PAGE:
The former Everton player has said Tottenham's style, and Harry Redknapp's approach, swayed him
At Craven Cottage tomorrow afternoon Steven Pienaar is likely to make his second appearance for Tottenham Hotspur since a £3m move from Everton this month, but the most notable thing about his transfer is not which team he left, or which one he joined, but the one he chose not to play for at all.
Chelsea were also vying for his signature, both London clubs agreeing a fee with Everton as their reigning player of the year entered the last few months of his contract at Goodison Park. Many interpreted Pienaar's subsequent decision to settle at White Hart Lane rather than Stamford Bridge a sign that the Blues' star, for all that they are Premier League champions, is on the wane.
It is nearly eight years since the arrival of Roman Abramovich and his particularly deep pockets propelled Chelsea into Europe's elite, in which time Tottenham have never – until now – been able to compete with them either for trophies or for transfers.
But if that interpretation of the deal is worrying for Chelsea, Pienaar's own assessment is damning. Speaking about the move for the first time, the 28-year-old South African suggests that he chose Tottenham not only because he believes they are now more likely to win trophies than their near-neighbours, but because Chelsea's style of play is uninspiring and their handling of the transfer was so poor that even after the club's bid for his services had been accepted they made him feel ignored and unappreciated.
"It wasn't about the money, it was about ambition," Pienaar says of his decision. "We want to fight and to play every game at the highest level and play in the Champions League and that's what I want every season, and that's why I made the decision to join Spurs."
It is a strange comment, given that Tottenham are enjoying their first season of Champions League football while Chelsea have qualified for the past eight. "The decision I made may not be the right one, but I followed my heart and prayed for the answer. Joining Tottenham was the answer," he says. "I asked a lot of people and some said go to Chelsea, some said go to Spain, some said go to Tottenham. Some may not like it but this is my decision. If I fail then it's my responsibility."
It is not, in fact, the first time that Pienaar has shunned one of English football's most successful sides. Many years ago, as he started to hone his skills at Arsenal – not Tottenham's great rivals but an amateur club in the Johannesburg suburb of Westbury – he was one of few children not to support one of England's established giants. "Most of the young boys in my neighbourhood supported Arsenal, Manchester United or Liverpool, but I supported Newcastle," he said. "It was Kevin Keegan's team, with Les Ferdinand and David Ginola. Back in the mid-90s Newcastle won 5-4, open games. That's why fans go to stadiums, to pay money and watch good football."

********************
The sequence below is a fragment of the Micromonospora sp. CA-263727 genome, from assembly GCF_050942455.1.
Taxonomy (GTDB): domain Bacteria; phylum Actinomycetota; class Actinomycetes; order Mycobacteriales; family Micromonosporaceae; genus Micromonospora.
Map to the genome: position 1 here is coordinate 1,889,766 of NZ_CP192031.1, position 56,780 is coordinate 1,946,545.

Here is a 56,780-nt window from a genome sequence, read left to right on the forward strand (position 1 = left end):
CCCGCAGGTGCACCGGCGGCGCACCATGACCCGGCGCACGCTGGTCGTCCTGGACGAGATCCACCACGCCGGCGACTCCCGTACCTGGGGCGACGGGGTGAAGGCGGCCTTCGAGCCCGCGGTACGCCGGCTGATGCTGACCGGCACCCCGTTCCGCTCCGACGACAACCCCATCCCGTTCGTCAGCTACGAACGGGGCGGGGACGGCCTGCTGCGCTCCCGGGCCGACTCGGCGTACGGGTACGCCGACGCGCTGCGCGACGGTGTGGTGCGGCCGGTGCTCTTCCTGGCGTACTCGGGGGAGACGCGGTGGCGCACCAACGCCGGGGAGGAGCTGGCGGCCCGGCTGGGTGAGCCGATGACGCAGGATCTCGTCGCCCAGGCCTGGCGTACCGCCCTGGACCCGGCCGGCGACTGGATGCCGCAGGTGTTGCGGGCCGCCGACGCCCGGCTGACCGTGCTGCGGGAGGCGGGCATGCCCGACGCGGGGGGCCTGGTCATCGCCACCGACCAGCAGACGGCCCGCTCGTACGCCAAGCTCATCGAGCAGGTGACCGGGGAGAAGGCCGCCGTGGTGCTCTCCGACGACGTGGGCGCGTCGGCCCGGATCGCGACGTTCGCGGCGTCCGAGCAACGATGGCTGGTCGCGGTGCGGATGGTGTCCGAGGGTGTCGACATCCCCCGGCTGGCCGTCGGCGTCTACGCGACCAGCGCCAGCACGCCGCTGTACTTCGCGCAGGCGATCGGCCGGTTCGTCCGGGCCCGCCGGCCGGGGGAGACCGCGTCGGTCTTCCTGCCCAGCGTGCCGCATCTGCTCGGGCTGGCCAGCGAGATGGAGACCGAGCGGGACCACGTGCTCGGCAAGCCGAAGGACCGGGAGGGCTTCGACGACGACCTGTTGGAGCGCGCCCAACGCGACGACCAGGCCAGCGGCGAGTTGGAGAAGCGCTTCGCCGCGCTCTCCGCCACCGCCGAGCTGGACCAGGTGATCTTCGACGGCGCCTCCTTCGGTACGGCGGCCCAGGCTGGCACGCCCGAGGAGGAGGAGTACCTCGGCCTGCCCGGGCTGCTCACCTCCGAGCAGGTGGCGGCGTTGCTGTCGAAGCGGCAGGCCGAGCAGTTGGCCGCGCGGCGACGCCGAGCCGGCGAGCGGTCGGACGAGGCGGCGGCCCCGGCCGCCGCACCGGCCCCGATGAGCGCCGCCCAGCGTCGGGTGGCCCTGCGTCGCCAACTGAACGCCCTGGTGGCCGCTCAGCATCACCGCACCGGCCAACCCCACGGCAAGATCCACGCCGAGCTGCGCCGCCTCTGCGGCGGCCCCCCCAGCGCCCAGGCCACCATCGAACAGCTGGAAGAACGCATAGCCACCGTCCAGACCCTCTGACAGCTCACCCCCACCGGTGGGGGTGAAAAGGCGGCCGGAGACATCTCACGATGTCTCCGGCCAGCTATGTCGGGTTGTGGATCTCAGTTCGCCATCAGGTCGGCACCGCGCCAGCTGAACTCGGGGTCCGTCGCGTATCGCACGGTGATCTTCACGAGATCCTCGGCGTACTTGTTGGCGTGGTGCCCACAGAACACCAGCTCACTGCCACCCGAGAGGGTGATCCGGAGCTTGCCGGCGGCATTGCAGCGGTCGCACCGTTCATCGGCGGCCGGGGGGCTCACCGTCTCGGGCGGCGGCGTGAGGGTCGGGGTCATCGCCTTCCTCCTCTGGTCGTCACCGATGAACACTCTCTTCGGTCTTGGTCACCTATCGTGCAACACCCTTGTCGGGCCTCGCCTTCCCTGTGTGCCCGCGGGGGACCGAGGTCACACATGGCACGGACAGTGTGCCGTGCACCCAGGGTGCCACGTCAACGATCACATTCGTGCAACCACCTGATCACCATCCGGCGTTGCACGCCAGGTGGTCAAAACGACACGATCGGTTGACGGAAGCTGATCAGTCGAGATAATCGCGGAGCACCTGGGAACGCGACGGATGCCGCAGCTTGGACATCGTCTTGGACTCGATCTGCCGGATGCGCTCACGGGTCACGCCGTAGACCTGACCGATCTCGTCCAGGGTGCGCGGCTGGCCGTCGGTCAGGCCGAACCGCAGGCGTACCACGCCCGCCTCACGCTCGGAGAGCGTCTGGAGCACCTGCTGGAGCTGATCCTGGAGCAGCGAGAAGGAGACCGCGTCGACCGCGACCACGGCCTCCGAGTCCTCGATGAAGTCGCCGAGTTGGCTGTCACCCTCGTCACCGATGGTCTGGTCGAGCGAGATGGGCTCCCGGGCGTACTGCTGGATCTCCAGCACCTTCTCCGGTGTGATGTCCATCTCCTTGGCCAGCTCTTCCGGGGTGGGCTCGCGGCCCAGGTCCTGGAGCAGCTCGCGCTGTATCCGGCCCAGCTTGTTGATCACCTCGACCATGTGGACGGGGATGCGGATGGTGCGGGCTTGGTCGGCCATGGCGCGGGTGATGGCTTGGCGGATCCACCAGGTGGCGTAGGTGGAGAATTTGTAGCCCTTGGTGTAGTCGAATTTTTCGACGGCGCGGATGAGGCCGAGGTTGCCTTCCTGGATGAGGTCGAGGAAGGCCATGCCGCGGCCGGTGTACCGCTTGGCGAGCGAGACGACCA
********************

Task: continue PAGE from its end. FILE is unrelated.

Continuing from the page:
A similar swashbuckling spirit – and, perhaps, Ferdinand's presence on the coaching staff – was one of the factors that attracted Pienaar to Spurs. "I like the football Tottenham play, it's been very attractive for the past two seasons," he says. "Chelsea are a big club, they are the champions, but Tottenham are on the up and everyone can see that. Time will tell if we can do better than them, but I joined Tottenham because they are on the rise. For attacking football, they are probably the best in England. They put you on the edge of your seat. It's different class."
The final factor in making Pienaar's mind up was a perceived lack of interest from Chelsea, whose manager, Carlo Ancelotti, made no attempt to sway the decision in his favour – in contrast to Harry Redknapp.
"When a bid was accepted, Everton gave me permission so I came down to London and spoke to Harry," he said. "I wouldn't join a club without speaking to the manager and hearing what his plans are."
It is an impression that Ancelotti confirmed a few days later when he told the press: "I didn't seek for Steven Pienaar to come here. We don't need a midfielder because we have fantastic midfielders already. He was not our priority." Pienaar read the comments with interest. "Maybe that's the impression I got," he says now.
Pienaar says he has been given no assurances of his first-team place at Tottenham, but Redknapp admired the successful partnership he forged with the attacking full-back Leighton Baines on Everton's left flank and may ask him to re-create it at Tottenham with Gareth Bale, whose long-term future is likely to lie at left-back, according to his manager. An attempt to road-test the combination at Newcastle last week was foiled when Bale was injured in the opening minutes.
And so to the FA Cup, which Pienaar came close to lifting with Everton in 2009 only for Chelsea, the villains once again, to come back from Louis Saha's first-minute goal to win the final 2-1. "We were 90 minutes away but unfortunately it didn't happen," he says. "It could happen with Tottenham, it's possible, we can do it. We have to fight."
Given Pienaar's actions in recent weeks, you get the impression that few will be more inclined to do so.